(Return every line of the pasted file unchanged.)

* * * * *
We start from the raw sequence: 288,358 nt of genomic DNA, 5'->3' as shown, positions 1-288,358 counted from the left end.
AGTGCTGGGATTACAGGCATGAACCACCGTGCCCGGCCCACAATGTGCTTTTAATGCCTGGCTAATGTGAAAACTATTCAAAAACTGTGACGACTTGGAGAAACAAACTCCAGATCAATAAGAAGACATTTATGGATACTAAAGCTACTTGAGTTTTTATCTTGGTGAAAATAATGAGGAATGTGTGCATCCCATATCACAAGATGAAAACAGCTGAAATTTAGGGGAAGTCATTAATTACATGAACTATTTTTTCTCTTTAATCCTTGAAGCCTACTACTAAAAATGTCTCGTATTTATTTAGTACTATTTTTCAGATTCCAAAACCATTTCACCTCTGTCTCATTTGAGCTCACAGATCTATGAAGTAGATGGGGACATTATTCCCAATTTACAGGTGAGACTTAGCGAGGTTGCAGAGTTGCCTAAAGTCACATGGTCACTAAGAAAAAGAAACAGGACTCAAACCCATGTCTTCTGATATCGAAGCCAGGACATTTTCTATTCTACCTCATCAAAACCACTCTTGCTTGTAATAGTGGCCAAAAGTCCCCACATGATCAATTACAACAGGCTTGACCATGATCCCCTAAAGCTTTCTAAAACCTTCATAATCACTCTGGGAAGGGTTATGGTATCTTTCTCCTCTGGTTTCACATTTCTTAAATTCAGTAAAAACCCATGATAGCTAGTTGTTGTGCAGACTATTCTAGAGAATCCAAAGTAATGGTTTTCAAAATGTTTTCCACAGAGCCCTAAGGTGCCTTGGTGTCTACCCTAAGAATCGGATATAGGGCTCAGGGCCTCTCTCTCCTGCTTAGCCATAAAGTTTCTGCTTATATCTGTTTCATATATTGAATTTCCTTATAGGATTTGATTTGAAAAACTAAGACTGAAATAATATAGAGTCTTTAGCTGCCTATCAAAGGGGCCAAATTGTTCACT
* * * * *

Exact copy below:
We start from the raw sequence: 288,358 nt of genomic DNA, 5'->3' as shown, positions 1-288,358 counted from the left end.
AGTGCTGGGATTACAGGCATGAACCACCGTGCCCGGCCCACAATGTGCTTTTAATGCCTGGCTAATGTGAAAACTATTCAAAAACTGTGACGACTTGGAGAAACAAACTCCAGATCAATAAGAAGACATTTATGGATACTAAAGCTACTTGAGTTTTTATCTTGGTGAAAATAATGAGGAATGTGTGCATCCCATATCACAAGATGAAAACAGCTGAAATTTAGGGGAAGTCATTAATTACATGAACTATTTTTTCTCTTTAATCCTTGAAGCCTACTACTAAAAATGTCTCGTATTTATTTAGTACTATTTTTCAGATTCCAAAACCATTTCACCTCTGTCTCATTTGAGCTCACAGATCTATGAAGTAGATGGGGACATTATTCCCAATTTACAGGTGAGACTTAGCGAGGTTGCAGAGTTGCCTAAAGTCACATGGTCACTAAGAAAAAGAAACAGGACTCAAACCCATGTCTTCTGATATCGAAGCCAGGACATTTTCTATTCTACCTCATCAAAACCACTCTTGCTTGTAATAGTGGCCAAAAGTCCCCACATGATCAATTACAACAGGCTTGACCATGATCCCCTAAAGCTTTCTAAAACCTTCATAATCACTCTGGGAAGGGTTATGGTATCTTTCTCCTCTGGTTTCACATTTCTTAAATTCAGTAAAAACCCATGATAGCTAGTTGTTGTGCAGACTATTCTAGAGAATCCAAAGTAATGGTTTTCAAAATGTTTTCCACAGAGCCCTAAGGTGCCTTGGTGTCTACCCTAAGAATCGGATATAGGGCTCAGGGCCTCTCTCTCCTGCTTAGCCATAAAGTTTCTGCTTATATCTGTTTCATATATTGAATTTCCTTATAGGATTTGATTTGAAAAACTAAGACTGAAATAATATAGAGTCTTTAGCTGCCTATCAAAGGGGCCAAATTGTTCACT